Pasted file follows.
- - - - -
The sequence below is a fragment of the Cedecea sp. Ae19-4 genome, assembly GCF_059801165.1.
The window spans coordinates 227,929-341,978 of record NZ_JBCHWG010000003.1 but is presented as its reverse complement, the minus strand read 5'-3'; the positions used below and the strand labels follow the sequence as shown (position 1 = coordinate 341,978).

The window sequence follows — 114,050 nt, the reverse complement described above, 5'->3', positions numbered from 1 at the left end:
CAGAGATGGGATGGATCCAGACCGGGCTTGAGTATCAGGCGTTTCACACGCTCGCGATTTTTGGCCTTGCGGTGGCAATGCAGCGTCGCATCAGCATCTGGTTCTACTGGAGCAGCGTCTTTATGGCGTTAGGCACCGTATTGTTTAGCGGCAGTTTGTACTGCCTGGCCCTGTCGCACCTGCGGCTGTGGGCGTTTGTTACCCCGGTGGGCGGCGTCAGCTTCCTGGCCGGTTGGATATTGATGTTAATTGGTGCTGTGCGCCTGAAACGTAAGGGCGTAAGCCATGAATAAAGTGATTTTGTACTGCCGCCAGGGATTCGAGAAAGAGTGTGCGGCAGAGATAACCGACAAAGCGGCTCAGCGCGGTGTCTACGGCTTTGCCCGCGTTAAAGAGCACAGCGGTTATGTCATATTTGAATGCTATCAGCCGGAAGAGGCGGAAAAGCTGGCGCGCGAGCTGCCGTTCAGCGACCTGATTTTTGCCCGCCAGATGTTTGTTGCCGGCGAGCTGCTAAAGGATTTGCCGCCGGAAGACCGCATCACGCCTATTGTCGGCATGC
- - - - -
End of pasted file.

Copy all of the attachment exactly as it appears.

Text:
The sequence below is a fragment of the Cedecea sp. Ae19-4 genome, assembly GCF_059801165.1.
The window spans coordinates 227,929-341,978 of record NZ_JBCHWG010000003.1 but is presented as its reverse complement, the minus strand read 5'-3'; the positions used below and the strand labels follow the sequence as shown (position 1 = coordinate 341,978).

The window sequence follows — 114,050 nt, the reverse complement described above, 5'->3', positions numbered from 1 at the left end:
CAGAGATGGGATGGATCCAGACCGGGCTTGAGTATCAGGCGTTTCACACGCTCGCGATTTTTGGCCTTGCGGTGGCAATGCAGCGTCGCATCAGCATCTGGTTCTACTGGAGCAGCGTCTTTATGGCGTTAGGCACCGTATTGTTTAGCGGCAGTTTGTACTGCCTGGCCCTGTCGCACCTGCGGCTGTGGGCGTTTGTTACCCCGGTGGGCGGCGTCAGCTTCCTGGCCGGTTGGATATTGATGTTAATTGGTGCTGTGCGCCTGAAACGTAAGGGCGTAAGCCATGAATAAAGTGATTTTGTACTGCCGCCAGGGATTCGAGAAAGAGTGTGCGGCAGAGATAACCGACAAAGCGGCTCAGCGCGGTGTCTACGGCTTTGCCCGCGTTAAAGAGCACAGCGGTTATGTCATATTTGAATGCTATCAGCCGGAAGAGGCGGAAAAGCTGGCGCGCGAGCTGCCGTTCAGCGACCTGATTTTTGCCCGCCAGATGTTTGTTGCCGGCGAGCTGCTAAAGGATTTGCCGCCGGAAGACCGCATCACGCCTATTGTCGGCATGC